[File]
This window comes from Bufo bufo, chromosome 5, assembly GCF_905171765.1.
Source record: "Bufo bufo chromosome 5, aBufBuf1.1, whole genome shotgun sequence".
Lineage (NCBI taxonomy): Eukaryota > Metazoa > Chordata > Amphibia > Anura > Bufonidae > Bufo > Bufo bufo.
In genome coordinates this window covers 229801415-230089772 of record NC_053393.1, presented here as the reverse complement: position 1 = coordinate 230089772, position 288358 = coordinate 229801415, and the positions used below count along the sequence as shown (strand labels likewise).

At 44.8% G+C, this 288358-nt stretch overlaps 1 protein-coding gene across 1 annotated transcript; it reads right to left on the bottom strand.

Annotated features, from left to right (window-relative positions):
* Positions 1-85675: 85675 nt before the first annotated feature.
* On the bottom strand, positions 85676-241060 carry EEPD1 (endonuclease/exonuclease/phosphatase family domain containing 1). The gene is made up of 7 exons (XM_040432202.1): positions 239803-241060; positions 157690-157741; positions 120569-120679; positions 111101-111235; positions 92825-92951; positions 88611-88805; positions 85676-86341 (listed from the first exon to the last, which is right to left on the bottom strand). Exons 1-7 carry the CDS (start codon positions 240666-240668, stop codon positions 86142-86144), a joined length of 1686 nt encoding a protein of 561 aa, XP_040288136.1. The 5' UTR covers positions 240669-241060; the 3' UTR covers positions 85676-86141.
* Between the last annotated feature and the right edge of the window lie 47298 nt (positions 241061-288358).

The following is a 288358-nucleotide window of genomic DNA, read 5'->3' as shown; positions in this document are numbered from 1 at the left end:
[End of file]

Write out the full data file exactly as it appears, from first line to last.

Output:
This window comes from Bufo bufo, chromosome 5, assembly GCF_905171765.1.
Source record: "Bufo bufo chromosome 5, aBufBuf1.1, whole genome shotgun sequence".
Lineage (NCBI taxonomy): Eukaryota > Metazoa > Chordata > Amphibia > Anura > Bufonidae > Bufo > Bufo bufo.
In genome coordinates this window covers 229801415-230089772 of record NC_053393.1, presented here as the reverse complement: position 1 = coordinate 230089772, position 288358 = coordinate 229801415, and the positions used below count along the sequence as shown (strand labels likewise).

At 44.8% G+C, this 288358-nt stretch overlaps 1 protein-coding gene across 1 annotated transcript; it reads right to left on the bottom strand.

Annotated features, from left to right (window-relative positions):
* Positions 1-85675: 85675 nt before the first annotated feature.
* On the bottom strand, positions 85676-241060 carry EEPD1 (endonuclease/exonuclease/phosphatase family domain containing 1). The gene is made up of 7 exons (XM_040432202.1): positions 239803-241060; positions 157690-157741; positions 120569-120679; positions 111101-111235; positions 92825-92951; positions 88611-88805; positions 85676-86341 (listed from the first exon to the last, which is right to left on the bottom strand). Exons 1-7 carry the CDS (start codon positions 240666-240668, stop codon positions 86142-86144), a joined length of 1686 nt encoding a protein of 561 aa, XP_040288136.1. The 5' UTR covers positions 240669-241060; the 3' UTR covers positions 85676-86141.
* Between the last annotated feature and the right edge of the window lie 47298 nt (positions 241061-288358).

The following is a 288358-nucleotide window of genomic DNA, read 5'->3' as shown; positions in this document are numbered from 1 at the left end: